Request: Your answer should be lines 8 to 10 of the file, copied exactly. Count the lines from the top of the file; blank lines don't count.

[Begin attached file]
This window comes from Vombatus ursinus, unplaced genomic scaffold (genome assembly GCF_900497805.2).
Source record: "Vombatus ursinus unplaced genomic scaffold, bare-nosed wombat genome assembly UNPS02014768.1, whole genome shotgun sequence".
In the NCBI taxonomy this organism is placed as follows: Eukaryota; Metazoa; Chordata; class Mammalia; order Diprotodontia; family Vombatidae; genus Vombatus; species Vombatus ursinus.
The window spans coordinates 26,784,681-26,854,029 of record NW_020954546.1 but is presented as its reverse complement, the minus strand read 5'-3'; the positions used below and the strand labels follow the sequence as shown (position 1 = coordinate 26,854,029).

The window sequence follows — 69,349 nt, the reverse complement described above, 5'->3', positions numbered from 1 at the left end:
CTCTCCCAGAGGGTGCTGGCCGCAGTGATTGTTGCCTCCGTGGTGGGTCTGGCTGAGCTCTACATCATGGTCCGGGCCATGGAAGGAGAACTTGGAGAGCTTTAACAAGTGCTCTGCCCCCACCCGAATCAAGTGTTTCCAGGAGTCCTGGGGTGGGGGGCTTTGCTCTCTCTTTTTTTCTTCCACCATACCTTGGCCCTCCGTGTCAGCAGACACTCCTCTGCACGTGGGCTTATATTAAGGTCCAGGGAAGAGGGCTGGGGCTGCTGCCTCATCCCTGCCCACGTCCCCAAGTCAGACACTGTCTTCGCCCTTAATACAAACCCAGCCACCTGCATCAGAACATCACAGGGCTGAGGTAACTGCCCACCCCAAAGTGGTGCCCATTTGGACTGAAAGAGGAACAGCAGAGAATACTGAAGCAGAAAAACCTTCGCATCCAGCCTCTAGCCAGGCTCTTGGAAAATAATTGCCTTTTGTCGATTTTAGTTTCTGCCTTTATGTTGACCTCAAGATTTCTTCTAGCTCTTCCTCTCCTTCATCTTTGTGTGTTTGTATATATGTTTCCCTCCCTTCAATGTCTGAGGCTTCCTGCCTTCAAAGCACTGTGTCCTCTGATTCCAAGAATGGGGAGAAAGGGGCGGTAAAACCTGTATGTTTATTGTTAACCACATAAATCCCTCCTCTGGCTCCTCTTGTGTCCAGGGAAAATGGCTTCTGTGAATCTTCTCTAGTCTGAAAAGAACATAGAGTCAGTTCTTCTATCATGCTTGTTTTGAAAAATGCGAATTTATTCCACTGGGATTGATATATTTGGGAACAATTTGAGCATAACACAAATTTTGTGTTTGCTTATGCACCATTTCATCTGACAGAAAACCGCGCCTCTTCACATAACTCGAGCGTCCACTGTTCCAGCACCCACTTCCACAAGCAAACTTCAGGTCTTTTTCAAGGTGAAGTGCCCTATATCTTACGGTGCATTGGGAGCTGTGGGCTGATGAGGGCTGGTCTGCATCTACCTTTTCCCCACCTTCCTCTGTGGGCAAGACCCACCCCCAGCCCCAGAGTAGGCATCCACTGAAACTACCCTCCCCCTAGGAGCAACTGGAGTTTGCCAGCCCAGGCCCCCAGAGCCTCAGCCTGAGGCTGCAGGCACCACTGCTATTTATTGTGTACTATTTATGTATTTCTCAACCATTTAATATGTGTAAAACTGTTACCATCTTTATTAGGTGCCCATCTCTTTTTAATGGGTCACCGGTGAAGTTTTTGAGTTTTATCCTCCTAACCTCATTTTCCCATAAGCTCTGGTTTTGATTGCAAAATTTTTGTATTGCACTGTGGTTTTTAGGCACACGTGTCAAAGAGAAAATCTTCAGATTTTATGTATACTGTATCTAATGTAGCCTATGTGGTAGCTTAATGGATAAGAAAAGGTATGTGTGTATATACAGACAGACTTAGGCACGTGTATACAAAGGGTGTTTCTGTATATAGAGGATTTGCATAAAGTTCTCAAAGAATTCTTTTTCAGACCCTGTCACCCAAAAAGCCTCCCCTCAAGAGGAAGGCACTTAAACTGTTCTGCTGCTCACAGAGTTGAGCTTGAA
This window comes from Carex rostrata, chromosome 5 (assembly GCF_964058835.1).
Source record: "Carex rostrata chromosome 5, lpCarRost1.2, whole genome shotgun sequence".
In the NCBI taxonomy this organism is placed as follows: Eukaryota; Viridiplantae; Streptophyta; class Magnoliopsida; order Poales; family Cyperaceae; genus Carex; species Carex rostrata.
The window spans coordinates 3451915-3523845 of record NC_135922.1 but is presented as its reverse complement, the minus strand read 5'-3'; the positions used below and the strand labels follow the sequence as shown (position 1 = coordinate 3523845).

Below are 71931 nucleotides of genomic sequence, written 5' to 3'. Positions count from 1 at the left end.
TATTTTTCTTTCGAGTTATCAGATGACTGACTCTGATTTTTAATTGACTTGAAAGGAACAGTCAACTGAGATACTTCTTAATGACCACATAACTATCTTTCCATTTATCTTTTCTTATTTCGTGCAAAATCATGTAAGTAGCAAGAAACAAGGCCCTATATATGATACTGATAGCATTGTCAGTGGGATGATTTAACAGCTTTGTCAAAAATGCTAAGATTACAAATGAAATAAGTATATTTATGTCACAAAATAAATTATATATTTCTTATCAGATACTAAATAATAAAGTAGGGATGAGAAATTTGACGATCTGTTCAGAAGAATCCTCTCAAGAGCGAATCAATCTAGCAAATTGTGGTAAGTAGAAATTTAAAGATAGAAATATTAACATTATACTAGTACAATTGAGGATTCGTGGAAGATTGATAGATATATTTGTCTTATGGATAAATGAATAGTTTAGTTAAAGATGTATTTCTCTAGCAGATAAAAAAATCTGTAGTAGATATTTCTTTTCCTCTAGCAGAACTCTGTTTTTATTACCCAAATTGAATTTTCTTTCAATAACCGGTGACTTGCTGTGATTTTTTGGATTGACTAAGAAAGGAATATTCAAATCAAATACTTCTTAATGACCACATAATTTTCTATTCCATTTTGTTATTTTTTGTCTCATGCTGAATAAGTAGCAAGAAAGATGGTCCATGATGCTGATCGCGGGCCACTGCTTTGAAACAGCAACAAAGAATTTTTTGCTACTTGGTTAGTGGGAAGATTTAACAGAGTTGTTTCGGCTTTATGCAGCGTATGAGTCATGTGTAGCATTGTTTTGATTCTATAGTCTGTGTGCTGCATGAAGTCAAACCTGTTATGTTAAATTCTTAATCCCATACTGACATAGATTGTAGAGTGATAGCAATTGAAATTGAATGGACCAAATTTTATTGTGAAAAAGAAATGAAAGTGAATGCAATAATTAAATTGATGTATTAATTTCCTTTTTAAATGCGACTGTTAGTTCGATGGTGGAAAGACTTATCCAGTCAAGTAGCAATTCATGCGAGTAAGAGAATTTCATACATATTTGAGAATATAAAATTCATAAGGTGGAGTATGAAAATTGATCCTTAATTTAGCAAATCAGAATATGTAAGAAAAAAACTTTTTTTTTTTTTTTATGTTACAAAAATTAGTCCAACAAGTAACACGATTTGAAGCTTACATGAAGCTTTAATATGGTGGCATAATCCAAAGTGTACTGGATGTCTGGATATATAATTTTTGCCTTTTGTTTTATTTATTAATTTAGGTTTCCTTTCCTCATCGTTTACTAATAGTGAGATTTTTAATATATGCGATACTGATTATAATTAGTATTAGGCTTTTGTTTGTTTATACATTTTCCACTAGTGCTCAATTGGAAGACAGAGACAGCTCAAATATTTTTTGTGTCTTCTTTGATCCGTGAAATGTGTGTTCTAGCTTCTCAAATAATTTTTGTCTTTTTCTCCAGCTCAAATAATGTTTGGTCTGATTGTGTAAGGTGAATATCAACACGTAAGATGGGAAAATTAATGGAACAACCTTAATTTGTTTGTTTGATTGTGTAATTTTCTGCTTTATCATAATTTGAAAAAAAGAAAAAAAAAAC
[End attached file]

Source record: "Carex rostrata chromosome 5, lpCarRost1.2, whole genome shotgun sequence".
In the NCBI taxonomy this organism is placed as follows: Eukaryota; Viridiplantae; Streptophyta; class Magnoliopsida; order Poales; family Cyperaceae; genus Carex; species Carex rostrata.
The window spans coordinates 3451915-3523845 of record NC_135922.1 but is presented as its reverse complement, the minus strand read 5'-3'; the positions used below and the strand labels follow the sequence as shown (position 1 = coordinate 3523845).